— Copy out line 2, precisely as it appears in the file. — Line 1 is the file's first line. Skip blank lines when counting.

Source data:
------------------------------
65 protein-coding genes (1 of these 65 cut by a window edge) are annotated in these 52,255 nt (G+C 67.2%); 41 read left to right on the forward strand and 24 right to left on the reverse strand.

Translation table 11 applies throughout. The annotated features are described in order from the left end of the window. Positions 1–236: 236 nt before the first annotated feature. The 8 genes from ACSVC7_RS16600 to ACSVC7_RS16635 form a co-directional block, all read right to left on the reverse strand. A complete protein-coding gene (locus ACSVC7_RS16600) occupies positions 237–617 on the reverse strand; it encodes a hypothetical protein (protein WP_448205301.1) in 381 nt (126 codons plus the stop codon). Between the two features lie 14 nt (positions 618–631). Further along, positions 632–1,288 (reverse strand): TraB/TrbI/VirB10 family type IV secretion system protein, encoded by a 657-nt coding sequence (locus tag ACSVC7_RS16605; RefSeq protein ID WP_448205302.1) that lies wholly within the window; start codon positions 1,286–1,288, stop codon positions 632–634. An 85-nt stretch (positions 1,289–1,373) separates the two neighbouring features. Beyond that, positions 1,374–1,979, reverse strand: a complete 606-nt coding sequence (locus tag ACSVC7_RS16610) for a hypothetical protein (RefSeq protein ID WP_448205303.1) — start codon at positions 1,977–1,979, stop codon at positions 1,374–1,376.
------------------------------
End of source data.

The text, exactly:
Translation table 11 applies throughout. The annotated features are described in order from the left end of the window. Positions 1–236: 236 nt before the first annotated feature. The 8 genes from ACSVC7_RS16600 to ACSVC7_RS16635 form a co-directional block, all read right to left on the reverse strand. A complete protein-coding gene (locus ACSVC7_RS16600) occupies positions 237–617 on the reverse strand; it encodes a hypothetical protein (protein WP_448205301.1) in 381 nt (126 codons plus the stop codon). Between the two features lie 14 nt (positions 618–631). Further along, positions 632–1,288 (reverse strand): TraB/TrbI/VirB10 family type IV secretion system protein, encoded by a 657-nt coding sequence (locus tag ACSVC7_RS16605; RefSeq protein ID WP_448205302.1) that lies wholly within the window; start codon positions 1,286–1,288, stop codon positions 632–634. An 85-nt stretch (positions 1,289–1,373) separates the two neighbouring features. Beyond that, positions 1,374–1,979, reverse strand: a complete 606-nt coding sequence (locus tag ACSVC7_RS16610) for a hypothetical protein (RefSeq protein ID WP_448205303.1) — start codon at positions 1,977–1,979, stop codon at positions 1,374–1,376.